Text and WGBH podcast:
What has been happening with the rise of such non-physician clinicians as nurse practitioners and physician assistants is now happening in dental care, too, with the appearance of “dental therapists”. They work in the space between dentists and dental hygienists.
It’s a matter of healthcare access and cost.
Many middle-class patients forgo dental care because it is very expensive, in part because dentists have demanded and gotten very high incomes. Consider that the average net income for a general dentist exceeds $180,000 — more than the average of around $170,000 for primary-care physicians. In some places poorer people on Medicaid can get dental care, though such access can vary quite a bit across America.
Further hurting access is that dental insurance, if you have it, usually provides very skimpy coverage, forcing most patients to make very large out-of-pocket payments. It’s enough to scare a lot of people away from getting the treatment they need. And course poor dental care can lead to other health problems, including heart disease.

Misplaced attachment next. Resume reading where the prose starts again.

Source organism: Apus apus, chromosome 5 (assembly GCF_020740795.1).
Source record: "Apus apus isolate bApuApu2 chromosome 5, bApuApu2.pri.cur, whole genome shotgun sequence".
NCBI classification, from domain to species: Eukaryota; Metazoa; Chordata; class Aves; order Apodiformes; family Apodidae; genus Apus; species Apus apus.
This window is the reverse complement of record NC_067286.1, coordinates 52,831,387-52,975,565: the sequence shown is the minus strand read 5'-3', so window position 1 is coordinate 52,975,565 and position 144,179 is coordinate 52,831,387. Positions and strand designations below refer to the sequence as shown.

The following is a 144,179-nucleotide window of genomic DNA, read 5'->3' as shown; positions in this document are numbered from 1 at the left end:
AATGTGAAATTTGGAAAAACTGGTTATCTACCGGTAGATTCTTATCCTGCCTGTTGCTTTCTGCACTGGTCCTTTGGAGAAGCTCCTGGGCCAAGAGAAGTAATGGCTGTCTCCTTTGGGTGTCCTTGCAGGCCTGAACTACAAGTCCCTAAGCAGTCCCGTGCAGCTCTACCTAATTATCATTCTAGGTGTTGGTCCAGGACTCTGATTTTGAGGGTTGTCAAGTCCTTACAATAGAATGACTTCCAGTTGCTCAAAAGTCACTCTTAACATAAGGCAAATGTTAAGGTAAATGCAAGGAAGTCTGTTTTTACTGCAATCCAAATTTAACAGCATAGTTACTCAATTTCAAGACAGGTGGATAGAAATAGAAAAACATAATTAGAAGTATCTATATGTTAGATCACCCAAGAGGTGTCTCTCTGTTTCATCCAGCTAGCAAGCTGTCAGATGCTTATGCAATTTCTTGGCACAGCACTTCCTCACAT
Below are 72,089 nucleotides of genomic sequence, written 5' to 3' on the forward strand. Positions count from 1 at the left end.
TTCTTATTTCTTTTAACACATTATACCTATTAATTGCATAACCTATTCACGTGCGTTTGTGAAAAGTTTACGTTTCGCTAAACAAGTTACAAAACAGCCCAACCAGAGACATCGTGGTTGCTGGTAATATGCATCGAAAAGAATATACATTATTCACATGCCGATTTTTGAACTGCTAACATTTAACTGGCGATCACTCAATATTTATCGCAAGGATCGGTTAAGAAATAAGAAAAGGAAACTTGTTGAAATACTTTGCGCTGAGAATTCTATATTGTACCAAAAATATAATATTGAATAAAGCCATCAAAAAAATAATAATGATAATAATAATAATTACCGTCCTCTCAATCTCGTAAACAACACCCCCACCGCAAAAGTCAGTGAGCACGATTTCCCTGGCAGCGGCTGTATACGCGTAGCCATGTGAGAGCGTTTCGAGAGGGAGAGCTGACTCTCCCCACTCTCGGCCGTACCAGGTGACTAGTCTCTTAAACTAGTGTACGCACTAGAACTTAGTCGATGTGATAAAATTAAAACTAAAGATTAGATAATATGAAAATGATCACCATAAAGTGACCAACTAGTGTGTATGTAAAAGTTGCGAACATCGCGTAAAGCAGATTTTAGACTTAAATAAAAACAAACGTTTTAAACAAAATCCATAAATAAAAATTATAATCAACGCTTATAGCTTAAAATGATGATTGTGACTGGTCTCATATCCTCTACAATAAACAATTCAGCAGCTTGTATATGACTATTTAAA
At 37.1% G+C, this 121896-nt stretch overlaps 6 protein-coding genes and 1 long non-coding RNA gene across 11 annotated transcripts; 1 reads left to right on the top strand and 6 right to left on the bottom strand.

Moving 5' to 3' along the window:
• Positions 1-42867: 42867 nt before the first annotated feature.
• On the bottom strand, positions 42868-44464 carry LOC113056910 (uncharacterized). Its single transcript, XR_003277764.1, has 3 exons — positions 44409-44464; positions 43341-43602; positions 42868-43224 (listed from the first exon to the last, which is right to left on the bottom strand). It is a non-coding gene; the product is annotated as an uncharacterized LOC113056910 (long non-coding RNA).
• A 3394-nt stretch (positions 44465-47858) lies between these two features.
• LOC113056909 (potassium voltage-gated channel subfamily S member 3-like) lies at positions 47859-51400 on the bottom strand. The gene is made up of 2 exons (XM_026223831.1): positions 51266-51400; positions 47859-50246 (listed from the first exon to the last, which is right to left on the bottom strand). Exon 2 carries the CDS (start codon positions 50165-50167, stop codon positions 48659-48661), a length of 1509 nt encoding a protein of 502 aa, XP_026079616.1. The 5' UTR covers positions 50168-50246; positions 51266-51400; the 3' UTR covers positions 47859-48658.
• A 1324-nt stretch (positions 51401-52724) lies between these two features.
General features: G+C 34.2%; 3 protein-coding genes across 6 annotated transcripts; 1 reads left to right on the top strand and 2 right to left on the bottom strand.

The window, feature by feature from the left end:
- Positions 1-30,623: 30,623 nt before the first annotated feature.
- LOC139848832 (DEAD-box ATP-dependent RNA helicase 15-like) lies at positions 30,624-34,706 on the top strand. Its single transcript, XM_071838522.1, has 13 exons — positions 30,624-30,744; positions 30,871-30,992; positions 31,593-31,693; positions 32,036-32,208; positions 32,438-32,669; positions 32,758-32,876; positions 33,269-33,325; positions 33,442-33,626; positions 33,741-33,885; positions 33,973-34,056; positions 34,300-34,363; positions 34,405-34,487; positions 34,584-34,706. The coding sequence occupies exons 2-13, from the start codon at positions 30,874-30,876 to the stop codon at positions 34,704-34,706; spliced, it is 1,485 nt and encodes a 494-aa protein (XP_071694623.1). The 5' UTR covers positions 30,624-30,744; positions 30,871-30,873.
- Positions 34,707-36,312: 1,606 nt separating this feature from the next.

So some states, although often opposed by dentist organizations fearful of reduced incomes for their members, are authorizing a new classification called “dental therapists” to provide routine care at considerably lower prices than those charged by dentists.
We’d bet that pressure from payers will lead to a rapid expansion in the number of this new kind of dental practitioner. We may even see them soon in retail clinics run by CVS and other drugstore chains.